Normative, expressive, and personal factors associated with cooperation with police: Findings from a longitudinal cohort study

Amy Nivette*, Idris Güçlü, Denis Ribeaud, Manuel Eisner

*Corresponding author for this work

Research output: Contribution to journalArticleAcademicpeer-review

Abstract

Purpose: While there has been extensive research on the normative, instrumental, and social explanations for cooperation with police, fewer studies have examined how personal, social-cognitive characteristics might influence willingness to cooperate. This paper integrates models of cooperation with the social information processing framework to understand when individuals are more willing to cooperate with the police. Methods: We use two waves of data from the Zurich Project on Social Development from Childhood to Adulthood, an ongoing longitudinal study of an ethnically diverse sample of young people from Zurich, Switzerland. Results: The results show that, aside from perceptions of police legitimacy, moral neutralization and empathy were directly associated with willingness to cooperate. Police legitimacy moderated the relationship between moral neutralization and cooperation, however this effect was not robust across models. In addition, we found that those who have engaged in serious criminal behavior were less likely to cooperate. Conclusions: We argue that our findings demonstrate the need for cooperation with police research to adopt a decision-making framework in explaining the decision to indirectly intervene and cooperate. Namely, individuals must first recognize and acknowledge the harm or illegal behavior done when deciding to take action to cooperate with the police.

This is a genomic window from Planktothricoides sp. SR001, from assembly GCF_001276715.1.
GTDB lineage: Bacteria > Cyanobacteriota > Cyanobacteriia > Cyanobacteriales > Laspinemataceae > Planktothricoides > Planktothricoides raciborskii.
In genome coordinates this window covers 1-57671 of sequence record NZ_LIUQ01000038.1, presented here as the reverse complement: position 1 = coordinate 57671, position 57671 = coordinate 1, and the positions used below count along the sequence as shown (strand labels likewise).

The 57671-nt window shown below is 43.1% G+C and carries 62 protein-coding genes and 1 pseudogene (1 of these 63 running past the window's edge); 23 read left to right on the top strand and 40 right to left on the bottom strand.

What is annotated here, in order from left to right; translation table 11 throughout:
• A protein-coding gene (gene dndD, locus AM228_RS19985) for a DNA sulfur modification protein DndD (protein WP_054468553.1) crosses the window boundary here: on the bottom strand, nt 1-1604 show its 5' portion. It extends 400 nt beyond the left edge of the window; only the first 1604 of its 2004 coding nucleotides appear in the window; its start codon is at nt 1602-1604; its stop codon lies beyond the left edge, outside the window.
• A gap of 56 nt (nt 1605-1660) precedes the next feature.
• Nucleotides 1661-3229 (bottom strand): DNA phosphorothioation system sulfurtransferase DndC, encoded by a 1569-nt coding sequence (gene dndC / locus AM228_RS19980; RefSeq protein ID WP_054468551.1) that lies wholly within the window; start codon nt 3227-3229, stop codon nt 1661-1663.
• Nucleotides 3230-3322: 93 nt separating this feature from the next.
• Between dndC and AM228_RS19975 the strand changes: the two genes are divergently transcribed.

Original languageEnglish
Article number102213
JournalJournal of Criminal Justice
Volume93
DOIs
Publication statusPublished - 1 Jul 2024

Keywords

  • Cooperation
  • Empathy
  • Moral neutralization
  • Police legitimacy
  • Self-efficacy
  • Social information processing

Fingerprint

Dive into the research topics of 'Normative, expressive, and personal factors associated with cooperation with police: Findings from a longitudinal cohort study'. Together they form a unique fingerprint.

Cite this